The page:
They entered the Hall together with perhaps a hundred others, and the quiet was oppressive; only a faint shuffle of shoes on stone, and breathing. Magnus wanted to burst out screaming; didn’t these damn trolls ever talk to each other? He became suddenly aware that there were tons upon tons of stone above his head, and shuddered. This was it; he’d had enough of the damp tunnels and unending silences of Dovre.

Everyone had found their place, and silence became absolute; then, without warning, the assembly burst into song.

In a tower of flame in Sleipnir Two: I was there.
I know not where they laid my bones; it could be anywhere.
But when fire and smoke had faded, and the darkness left my sight…
I found my soul in a spaceship’s soul, riding home on a trail of light.

My wings are made of tungsten, my flesh of glass and steel.
I am the joy of Norway for the power that I wield.
Once upon a lifetime I died a pioneer;
Now I sing within a spaceship’s heart. Does anybody hear?

Before each morning’s launch, you know that I am there.
To the the soul that warms this vessel’s hull they say a silent prayer.
I am father, ship, and spirit of the dream for which they strive.
For I am man at the hands of man; see us rocket for the sky!

My wings are made of tungsten, my flesh of glass and steel.
I am the joy of Norway for the power that I wield.
Once upon a lifetime I died a pioneer;
Now I sing within a spaceship’s heart. Does anybody hear?

My thunder rends the morning sky. Yes, I am here!
Though lost to flame when I was man, now I ride her without fear.
For I am more than man now, and man built me with pride.
I led the way, and I lead the way, to man’s future in the sky!

The song ended as if cut off by an axe, and a man got up to speak at the head of the assembly. Behind him, others wielded chisels and hammers, cutting the names of the dead into the rock of Dovre. Later the inscriptions would be inlaid, not in gold, but in steel and iron; but for now there was only the mournful clanging of hammers to punctuate the brief eulogy.

“We hear the song of the dead, and sing for those that have no voice.” Clang
“The work continues, though the workers die.” Clang
“The dead shall not return to us, but their memory lives, and their deeds live.” Clang
“They died that we might reach a hand to the sky, and make a fist.” Clang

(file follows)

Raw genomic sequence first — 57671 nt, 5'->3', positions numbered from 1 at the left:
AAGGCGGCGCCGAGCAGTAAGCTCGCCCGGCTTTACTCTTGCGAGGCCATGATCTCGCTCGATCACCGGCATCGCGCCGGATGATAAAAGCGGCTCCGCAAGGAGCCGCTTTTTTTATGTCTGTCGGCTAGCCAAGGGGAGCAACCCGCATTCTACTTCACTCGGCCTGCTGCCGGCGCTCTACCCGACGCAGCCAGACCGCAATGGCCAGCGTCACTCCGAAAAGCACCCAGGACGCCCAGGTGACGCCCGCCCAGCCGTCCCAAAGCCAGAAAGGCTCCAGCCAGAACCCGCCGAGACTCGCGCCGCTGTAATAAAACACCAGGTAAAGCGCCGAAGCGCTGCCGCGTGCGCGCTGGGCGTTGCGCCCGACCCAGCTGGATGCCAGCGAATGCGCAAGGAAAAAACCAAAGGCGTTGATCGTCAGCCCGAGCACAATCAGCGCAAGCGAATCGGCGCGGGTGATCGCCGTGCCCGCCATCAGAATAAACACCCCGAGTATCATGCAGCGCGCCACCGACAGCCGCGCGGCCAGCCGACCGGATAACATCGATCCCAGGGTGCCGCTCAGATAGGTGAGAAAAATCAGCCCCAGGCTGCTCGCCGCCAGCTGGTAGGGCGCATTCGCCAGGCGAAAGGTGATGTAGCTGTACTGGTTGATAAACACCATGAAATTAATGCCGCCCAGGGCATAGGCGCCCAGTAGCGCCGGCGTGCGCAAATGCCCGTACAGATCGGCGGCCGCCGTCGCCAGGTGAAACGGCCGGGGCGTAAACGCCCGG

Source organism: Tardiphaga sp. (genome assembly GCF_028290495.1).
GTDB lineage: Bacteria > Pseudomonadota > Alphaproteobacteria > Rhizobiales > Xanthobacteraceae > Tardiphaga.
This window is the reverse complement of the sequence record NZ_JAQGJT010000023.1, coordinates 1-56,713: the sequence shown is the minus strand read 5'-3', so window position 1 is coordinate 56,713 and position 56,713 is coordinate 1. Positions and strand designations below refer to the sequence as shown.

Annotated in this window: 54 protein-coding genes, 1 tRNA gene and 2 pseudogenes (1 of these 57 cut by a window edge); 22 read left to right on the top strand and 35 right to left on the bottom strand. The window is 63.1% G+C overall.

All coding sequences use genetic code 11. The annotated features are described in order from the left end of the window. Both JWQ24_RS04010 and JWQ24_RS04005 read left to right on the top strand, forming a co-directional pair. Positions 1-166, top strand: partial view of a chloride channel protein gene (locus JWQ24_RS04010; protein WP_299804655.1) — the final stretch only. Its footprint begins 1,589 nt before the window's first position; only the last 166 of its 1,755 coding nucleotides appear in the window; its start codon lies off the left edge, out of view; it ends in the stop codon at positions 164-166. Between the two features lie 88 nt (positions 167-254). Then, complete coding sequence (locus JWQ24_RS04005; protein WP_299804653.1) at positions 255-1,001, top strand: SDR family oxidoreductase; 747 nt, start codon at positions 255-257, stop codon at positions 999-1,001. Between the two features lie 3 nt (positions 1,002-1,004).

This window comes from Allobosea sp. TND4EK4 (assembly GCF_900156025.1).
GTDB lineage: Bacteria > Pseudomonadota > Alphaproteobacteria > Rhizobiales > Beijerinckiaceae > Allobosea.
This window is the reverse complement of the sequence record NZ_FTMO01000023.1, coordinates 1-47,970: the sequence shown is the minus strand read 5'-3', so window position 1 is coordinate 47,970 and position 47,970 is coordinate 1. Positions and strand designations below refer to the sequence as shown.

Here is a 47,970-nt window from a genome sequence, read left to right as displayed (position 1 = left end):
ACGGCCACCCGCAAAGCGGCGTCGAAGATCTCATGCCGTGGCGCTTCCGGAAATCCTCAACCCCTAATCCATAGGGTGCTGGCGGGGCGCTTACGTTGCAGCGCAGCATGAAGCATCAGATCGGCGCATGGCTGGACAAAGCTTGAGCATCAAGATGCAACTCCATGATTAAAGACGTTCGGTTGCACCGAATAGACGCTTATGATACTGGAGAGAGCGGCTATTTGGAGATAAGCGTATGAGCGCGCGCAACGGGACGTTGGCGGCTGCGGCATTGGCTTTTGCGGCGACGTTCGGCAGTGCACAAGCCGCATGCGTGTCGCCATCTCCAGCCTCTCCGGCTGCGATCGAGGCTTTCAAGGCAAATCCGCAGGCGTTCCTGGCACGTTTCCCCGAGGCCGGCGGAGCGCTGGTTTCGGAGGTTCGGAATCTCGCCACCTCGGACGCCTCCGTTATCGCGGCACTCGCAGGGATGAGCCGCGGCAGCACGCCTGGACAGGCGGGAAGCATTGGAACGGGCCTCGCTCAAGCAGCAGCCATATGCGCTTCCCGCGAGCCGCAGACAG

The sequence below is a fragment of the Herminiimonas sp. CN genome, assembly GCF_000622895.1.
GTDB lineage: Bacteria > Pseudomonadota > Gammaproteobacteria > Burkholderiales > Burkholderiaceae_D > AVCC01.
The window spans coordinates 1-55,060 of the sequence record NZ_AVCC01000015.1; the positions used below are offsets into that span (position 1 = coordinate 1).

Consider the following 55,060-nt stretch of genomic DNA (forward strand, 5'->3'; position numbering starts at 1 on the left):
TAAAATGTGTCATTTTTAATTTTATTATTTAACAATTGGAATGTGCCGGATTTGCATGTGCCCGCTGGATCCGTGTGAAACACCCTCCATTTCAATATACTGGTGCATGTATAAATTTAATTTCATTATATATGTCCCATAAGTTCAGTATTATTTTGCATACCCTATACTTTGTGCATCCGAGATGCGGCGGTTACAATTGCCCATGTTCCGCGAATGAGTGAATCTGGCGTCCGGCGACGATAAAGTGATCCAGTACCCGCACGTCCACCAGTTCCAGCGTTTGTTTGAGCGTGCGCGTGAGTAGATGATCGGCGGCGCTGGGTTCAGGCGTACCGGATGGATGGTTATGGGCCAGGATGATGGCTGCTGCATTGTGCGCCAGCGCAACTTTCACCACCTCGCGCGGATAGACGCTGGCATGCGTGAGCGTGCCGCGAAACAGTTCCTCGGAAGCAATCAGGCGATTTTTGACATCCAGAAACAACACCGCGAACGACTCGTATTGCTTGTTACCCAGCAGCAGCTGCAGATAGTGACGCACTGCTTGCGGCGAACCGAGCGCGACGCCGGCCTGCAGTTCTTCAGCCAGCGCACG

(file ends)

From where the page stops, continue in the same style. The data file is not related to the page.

“Today we mourn; tomorrow we continue their work.” Clang
“Their names are carved in the Hall of the Mountain King; and when The Day comes and our fleet rises in flame towards the enemy skies, their ghosts will ride the shoulders of our warriors, towards vengeance.”

The eulogy ended, and the Ynglings turned to exit the Hall, still in that utter silence.

Back in David’s private suite, Magnus shook himself, dismissing the near panic he’d felt standing among so many silent strangers, with a mountain over his head. He resumed the argument. “You may do as you wish; but I’ll not be staying. These tunnels give me the mollycobbles.”

David raised an eyebrow. “They’re carved to the same plan we used to house the Quantum Device: Enough rock to withstand three fifty-megaton hits.”

“Yes, and uptime we could heat them and light them! But that’s beside the point. It’s not the tunnels, it’s the people. They’re too quiet.”

“They don’t say much in public, no. Men of few words are admired here, so most men take pains to appear that way.”

“Whatever. I’m leaving. These Ynglings are just too… I don’t know.”

David shrugged. “You are a free man; I can’t force you to stay. But where are you going to go?”

Magnus smiled bitterly. “Where else? I shall go where the exiles go, the ones who find their homelands too harsh… or too alien. I shall go to America. That is where our real strength lies, now; not under these hollowed-out mountains. I’ll speak to that strength. I’ll weave a myth just as you are doing here; but a myth for pure humans, not these… trolls. You’re building something I want no part of. The Chinese accused us of being inhuman often enough, and you’ve made their slurs into truth. Well, I won’t stand in your way; we’re few enough without fighting between ourselves. But I’ll make my own path. And there will be no trolls in it.”